Eleonora Abbagnato has been named “étoile” of the Paris Opera Ballet. Finally, one might add, and indeed the former director of the dance school of the Paris Opera, Claude Bessy, said just that. She was in the theatre with Abbagnato's husband, footballer Federico Balzaretti, a fullback at AS Roma, and many other members of the dancer's family, except her one-year-old daughter.
The 34-year-old ballerina was promoted to the top rank after a performance of Roland Petit's Carmen by the director of the Opera Ballet, Brigitte Lefèvre, and Nicolas Joel, director of the Opéra National de Paris. Abbagnato joined the corps de ballet at the Paris Opera in 1996 and became prima ballerina in 2001, and although she has consistently danced leading roles with the company, the final promotion has been a long time coming.
It was Petit who first spotted Abbagnato's talent when she was just eleven, and Bessy convinced her to leave Italy for the Paris school when she was 12.
[Bessy] saw me as her double. We clashed, we yelled at each other constantly, but she taught me everything and she was always there to watch my performances.
Abbagnato recounted to Figaro;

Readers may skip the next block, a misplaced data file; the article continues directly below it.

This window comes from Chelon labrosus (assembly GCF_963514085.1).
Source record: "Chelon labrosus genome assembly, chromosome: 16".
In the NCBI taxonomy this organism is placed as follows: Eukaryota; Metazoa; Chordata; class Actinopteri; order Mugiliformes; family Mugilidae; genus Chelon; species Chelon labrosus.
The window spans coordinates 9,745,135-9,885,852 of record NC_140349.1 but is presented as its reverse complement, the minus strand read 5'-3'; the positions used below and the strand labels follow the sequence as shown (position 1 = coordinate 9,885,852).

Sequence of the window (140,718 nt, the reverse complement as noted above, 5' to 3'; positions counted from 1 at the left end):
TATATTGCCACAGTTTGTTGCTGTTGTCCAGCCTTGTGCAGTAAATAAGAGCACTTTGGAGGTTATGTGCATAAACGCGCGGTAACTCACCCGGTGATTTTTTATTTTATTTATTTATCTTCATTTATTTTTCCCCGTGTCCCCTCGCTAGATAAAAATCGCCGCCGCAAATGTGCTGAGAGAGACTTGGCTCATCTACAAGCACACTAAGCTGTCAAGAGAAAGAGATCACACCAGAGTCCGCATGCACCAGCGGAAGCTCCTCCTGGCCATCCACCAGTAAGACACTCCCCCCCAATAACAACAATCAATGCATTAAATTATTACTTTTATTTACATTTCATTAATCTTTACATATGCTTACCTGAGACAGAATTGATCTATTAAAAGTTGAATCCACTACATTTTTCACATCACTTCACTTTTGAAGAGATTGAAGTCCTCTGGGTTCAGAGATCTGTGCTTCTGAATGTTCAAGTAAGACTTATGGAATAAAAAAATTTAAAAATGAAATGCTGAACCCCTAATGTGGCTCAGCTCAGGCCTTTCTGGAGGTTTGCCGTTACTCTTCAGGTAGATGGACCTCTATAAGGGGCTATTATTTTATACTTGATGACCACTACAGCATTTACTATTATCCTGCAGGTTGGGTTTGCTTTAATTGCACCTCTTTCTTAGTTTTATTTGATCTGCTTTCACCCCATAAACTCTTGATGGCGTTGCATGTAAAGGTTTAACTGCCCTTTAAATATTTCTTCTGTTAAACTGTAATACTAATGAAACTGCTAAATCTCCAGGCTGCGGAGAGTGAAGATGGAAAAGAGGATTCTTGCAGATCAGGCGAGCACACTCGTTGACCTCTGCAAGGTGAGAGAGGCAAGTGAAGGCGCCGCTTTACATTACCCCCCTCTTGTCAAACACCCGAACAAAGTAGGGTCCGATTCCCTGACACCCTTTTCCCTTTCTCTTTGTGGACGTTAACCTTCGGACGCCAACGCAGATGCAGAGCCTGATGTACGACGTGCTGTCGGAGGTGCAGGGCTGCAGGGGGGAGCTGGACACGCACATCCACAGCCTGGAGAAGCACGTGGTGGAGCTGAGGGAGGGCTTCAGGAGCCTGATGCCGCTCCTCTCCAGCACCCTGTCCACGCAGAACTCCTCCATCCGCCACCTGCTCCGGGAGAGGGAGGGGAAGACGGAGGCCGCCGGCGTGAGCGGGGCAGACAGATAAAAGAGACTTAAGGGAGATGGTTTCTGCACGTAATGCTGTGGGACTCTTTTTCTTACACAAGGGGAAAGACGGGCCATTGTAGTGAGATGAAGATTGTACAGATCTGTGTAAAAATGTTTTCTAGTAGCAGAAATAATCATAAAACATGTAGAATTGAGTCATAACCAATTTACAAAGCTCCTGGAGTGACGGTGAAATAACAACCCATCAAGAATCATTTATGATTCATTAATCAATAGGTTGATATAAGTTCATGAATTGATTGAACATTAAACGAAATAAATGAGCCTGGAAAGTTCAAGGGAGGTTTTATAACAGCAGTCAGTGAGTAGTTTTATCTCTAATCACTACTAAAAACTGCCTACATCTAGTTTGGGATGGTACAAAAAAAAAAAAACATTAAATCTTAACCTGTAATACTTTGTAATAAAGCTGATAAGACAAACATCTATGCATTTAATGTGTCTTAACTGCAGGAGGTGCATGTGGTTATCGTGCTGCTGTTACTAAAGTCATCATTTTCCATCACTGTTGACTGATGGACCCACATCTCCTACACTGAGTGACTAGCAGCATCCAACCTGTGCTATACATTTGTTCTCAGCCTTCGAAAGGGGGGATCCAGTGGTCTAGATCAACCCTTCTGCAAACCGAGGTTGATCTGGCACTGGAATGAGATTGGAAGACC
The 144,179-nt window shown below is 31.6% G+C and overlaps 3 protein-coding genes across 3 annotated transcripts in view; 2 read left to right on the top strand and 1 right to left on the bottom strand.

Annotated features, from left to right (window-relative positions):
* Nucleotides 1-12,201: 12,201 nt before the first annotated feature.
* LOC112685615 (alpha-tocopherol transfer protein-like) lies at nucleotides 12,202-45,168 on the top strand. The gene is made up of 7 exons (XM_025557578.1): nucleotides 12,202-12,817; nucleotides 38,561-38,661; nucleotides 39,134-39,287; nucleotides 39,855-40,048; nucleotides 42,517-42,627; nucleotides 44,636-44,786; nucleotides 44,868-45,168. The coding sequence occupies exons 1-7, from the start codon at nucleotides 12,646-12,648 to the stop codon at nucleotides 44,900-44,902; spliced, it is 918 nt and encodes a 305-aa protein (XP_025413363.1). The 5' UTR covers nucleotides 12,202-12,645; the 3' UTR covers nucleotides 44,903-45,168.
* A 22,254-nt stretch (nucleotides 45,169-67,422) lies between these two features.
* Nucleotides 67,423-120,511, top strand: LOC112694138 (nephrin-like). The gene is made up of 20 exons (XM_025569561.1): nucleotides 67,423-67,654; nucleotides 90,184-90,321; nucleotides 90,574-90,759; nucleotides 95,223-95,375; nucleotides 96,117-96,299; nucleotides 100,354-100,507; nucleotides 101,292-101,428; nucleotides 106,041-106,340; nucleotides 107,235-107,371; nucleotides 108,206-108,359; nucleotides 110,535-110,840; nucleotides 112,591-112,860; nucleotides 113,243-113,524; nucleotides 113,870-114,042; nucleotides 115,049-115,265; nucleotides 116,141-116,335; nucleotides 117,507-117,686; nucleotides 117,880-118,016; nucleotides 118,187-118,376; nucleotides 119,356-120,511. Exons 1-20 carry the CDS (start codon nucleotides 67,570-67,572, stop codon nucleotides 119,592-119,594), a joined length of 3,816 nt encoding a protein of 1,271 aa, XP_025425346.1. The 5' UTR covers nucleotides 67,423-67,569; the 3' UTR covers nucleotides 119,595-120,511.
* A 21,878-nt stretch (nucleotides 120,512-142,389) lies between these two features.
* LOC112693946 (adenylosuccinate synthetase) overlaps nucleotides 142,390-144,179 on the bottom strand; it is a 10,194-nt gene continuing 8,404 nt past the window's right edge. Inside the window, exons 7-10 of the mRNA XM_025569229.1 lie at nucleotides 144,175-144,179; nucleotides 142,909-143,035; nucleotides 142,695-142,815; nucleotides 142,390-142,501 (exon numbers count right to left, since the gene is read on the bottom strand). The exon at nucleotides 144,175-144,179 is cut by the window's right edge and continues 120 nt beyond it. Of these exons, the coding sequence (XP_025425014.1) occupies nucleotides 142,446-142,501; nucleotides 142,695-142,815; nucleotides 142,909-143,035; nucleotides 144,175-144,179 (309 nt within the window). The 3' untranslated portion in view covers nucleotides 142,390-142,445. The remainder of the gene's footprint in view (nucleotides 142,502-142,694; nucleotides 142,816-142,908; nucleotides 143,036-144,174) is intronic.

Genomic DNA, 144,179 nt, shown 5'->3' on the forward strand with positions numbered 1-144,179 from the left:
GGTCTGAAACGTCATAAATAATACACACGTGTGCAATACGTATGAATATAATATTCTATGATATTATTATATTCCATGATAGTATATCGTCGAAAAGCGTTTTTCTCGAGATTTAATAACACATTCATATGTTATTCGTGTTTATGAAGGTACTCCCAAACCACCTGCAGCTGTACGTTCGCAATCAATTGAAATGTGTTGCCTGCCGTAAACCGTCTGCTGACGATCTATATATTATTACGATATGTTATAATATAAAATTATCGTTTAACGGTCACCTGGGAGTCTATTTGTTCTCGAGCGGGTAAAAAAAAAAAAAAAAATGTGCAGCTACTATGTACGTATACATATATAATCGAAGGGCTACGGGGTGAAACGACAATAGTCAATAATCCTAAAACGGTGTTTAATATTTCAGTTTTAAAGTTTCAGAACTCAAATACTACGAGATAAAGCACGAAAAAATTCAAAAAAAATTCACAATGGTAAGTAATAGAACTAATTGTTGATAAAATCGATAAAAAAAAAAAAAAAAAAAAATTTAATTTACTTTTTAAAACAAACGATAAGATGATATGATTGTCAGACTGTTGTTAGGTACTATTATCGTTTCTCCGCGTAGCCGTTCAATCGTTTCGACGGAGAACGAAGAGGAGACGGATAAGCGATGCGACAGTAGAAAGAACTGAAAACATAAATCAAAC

Since I was 19, I have danced with the greatest ballet dancers: Manuel Legris , Laurent Hilaire and all the biggest stars – it was a great opportunity. A career is very difficult, and my journey has been long.
Abbagnato has always been outspoken. As younger dancers were promoted ahead of her she became impatient. She returned to Italy for long periods and has become a well-known media personality and artistic director of the Teatro Petruzelli in Bari. She dances regularly in Rome and on tour with her “& Friends” group, but she didn't let Paris go, and her determination has paid off.
Her next appearances in Paris will be at the Opera Bastille, in the Third Symphony of Gustav Mahler by John Neumeier on 9, 13, 16 and 18 April. The last performance will be broadcast live in cinemas around the world.
Photo: Brigitte Lefevre, left, and Eleonora Abbagnato
Graham Spicer is a writer, director and photographer in Milan, blogging (under the name ‘Gramilano') about dance, opera, music and photography for people “who are a bit like me and like some of the things I like”. He was a regular columnist for Opera Now magazine and wrote for the BBC until transferring to Italy.
His scribblings have appeared in various publications from Woman's Weekly to Gay Times, and he wrote the ‘Danza in Italia' column for Dancing Times magazine.